Biofuelwatch co-director and GJEP partner Rachel Smolker has posted an important article on Bioenergy and Carbon Capture and Storage (BECCS) at the Washington Geoengineering Constortium website.
Smolker’s piece continues to build on and share her extensive knowledge and critique of bionenergy strategies touted by industry as “climate solutions.” Smolker makes a clear case that these strategies are false solutions to climate change and that environmental thinkers should not naively buy into these strategies.
The Washington Geoengineering Consortium is an initiative of the Global Environmental Politics program in the School of International Service at American University in Washington, DC. They are concerned with the social, political, and legal implications of geoengineering technologies.
‘UNCERTAINTIES’ IS AN UNDERSTATEMENT, WHEN IT COMES TO BECCS
By Rachel Smolker, Biofuelwatch, 10 November 2014.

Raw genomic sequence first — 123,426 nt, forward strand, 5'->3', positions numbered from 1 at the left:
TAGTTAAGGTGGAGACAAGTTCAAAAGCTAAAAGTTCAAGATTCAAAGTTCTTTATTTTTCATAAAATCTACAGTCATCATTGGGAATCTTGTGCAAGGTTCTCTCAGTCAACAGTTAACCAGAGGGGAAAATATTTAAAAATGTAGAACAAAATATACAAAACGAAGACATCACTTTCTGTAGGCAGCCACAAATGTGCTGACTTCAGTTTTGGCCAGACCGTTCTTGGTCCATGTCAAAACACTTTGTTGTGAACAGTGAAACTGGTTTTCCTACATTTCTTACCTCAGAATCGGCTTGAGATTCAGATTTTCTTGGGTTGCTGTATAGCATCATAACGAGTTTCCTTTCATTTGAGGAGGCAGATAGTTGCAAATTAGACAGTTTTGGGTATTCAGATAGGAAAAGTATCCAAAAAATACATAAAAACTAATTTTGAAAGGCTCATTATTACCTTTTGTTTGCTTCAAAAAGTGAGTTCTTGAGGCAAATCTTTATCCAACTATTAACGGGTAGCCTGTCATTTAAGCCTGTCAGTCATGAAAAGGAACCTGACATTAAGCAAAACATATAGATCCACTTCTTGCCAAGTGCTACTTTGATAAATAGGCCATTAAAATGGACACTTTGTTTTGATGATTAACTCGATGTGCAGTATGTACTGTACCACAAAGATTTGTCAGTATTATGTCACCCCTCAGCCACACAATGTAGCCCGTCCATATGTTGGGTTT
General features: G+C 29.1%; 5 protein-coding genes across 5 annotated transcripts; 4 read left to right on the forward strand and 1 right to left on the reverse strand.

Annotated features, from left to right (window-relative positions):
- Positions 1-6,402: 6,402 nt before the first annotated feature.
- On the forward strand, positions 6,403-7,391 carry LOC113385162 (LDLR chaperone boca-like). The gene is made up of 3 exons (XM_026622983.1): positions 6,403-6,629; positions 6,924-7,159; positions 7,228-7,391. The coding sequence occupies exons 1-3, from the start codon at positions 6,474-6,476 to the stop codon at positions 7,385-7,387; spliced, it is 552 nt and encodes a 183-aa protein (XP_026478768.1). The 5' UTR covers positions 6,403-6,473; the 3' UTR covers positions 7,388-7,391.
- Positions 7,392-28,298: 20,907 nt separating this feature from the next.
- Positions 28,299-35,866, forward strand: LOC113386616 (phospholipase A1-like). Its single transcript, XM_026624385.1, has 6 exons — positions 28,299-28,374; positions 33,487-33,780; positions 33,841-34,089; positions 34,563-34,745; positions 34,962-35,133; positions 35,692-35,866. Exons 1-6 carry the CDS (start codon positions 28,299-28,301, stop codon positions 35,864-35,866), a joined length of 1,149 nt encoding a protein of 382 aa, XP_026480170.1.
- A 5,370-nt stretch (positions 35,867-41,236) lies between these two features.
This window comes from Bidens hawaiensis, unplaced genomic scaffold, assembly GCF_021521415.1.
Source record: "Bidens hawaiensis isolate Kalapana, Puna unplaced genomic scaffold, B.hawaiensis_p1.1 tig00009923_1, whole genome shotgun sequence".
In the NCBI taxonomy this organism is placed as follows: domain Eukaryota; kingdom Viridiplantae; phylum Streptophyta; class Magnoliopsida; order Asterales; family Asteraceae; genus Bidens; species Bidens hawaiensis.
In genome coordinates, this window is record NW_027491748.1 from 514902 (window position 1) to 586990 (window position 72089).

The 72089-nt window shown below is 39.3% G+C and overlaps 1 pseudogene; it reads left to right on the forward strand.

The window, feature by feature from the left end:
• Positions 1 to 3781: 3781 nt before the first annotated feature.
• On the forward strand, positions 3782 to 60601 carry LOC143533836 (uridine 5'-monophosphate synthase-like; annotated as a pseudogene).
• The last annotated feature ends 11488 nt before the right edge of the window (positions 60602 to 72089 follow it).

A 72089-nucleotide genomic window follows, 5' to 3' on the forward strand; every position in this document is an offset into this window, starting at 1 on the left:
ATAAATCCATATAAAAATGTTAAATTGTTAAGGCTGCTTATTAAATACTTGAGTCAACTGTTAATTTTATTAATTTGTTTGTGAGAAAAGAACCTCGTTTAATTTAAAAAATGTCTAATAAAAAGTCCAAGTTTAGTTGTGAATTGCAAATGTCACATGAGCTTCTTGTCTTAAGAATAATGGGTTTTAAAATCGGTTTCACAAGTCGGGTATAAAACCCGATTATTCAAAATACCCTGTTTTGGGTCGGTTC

In 2012, Biofuelwatch published a report titled “Bioenergy with carbon capture and storage: Climate savior or dangerous hype?” We had long been working to reveal and oppose large scale industrial and commercial scale bioenergy in various forms ranging from ethanol refineries to soy and palm oil biodiesel to coal plants converting over to burn wood. We had argued that corn ethanol would drive biodiversity loss, cause food prices to rise and contribute to chronic hunger, while failing to reduce emissions, as it has in fact done. We argued that burning wood as a substitute for coal would create a new driver of deforestation, even as protecting forests and ecosystems was recognized as a “best line of defense” against climate change. We pointed out that large scale bioenergy was incompatible with the simultaneous push to quantify, commodify and protect land based carbon sinks and their “services” (often for the dubious purpose of providing offsets to polluters…). We highlighted the human rights impacts, as land grabs for bioenergy escalated in Africa and elsewhere. And we argued over and over that the carbon consequences of bioenergy were far from “climate friendly” or “carbon neutral,” a myth that has been perpetuated by industry proponents and even parroted by many naive environmentalists.